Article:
3 thoughts on “People’s movement, not NATO invasion, can bring democracy

  1. Libya: Popular democratic uprising in favour of a pro-western regime?

    Arundhati Roy is an intellectual icon of the resistance against
    globalisation. Recently we asked her what she thinks about the
    democratic movements in the Arab world. Her answer was that the support
    those rebellions enjoy in the western media makes her rather anxious.
    How this fact can be interpreted?

    The Egyptian movement was quite a challenge for the regimes of the west,
    as Mubarak was one of the most important pro-western dictators. His
    regime protected Israel and in return received billions of military aid
    each year. In the true spirit of neoliberalism, Washington also
    outsourced torture to Cairo. At the same time, the lords of the world
    have continued to as the keepers of the Holy Grail they call democracy.

    The Tunisian movement was so powerful that it forced the US regime to
    back down from its support, while the former colonial power—France—still
    supported their torture interrogator Ben Ali.

    In Libya on the other hand, the world seems to be alright again. The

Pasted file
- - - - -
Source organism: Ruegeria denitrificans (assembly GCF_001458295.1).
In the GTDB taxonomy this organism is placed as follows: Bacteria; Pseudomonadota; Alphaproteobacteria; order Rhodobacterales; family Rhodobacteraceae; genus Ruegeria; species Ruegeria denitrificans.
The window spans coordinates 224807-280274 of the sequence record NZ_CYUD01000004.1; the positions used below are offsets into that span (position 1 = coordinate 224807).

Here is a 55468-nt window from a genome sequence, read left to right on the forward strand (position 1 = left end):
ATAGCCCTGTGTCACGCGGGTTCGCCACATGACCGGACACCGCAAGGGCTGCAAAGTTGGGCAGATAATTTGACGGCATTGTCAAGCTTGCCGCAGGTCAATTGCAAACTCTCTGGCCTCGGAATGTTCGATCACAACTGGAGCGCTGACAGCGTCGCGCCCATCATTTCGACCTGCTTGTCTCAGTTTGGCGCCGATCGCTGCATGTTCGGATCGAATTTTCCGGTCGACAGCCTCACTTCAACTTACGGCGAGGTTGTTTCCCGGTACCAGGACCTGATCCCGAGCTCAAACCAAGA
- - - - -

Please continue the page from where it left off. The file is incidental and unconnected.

hacks are dancing again to the tune pattern employed against
    Saddam–Milošević–Ahmadinejad. It doesn’t help Qaddhafi that the west has
    been doing good business with him for many years, while he in turn keeps
    the African have-nots out of sight for the EU fortress and supports
    French colonial policy in Chad. For his people and for the Arab world,
    the ageing leader of the revolution has been continuing to mime the
    anti-imperialist, increasingly clownish and devoid of contents. On the
    other side of the Mediterranean, they are now propping up this faded
    anti-imperialist as an enemy for quasi-posthumous revenge against the
    old Qaddhafi.

    The present bear hug is the worst burden to weigh down the democratic
    movement. If it wants to be democratic, it has to reject western
    support, otherwise Qaddhafi could regain legitimacy. Those who really
    want to support the popular movement have to resolutely oppose sanctions
    (let’s not forget the slow genocides in Iraq in the name of “democracy”
    and in Gaza right now); of course we also have to fight any military

    continue reading:



  2. Pingback: Sarkozy, Assad, Mubarak | Dear Kitty. Some blog

  3. Pingback: Greek government’s anti-democratic policies | Dear Kitty. Some blog

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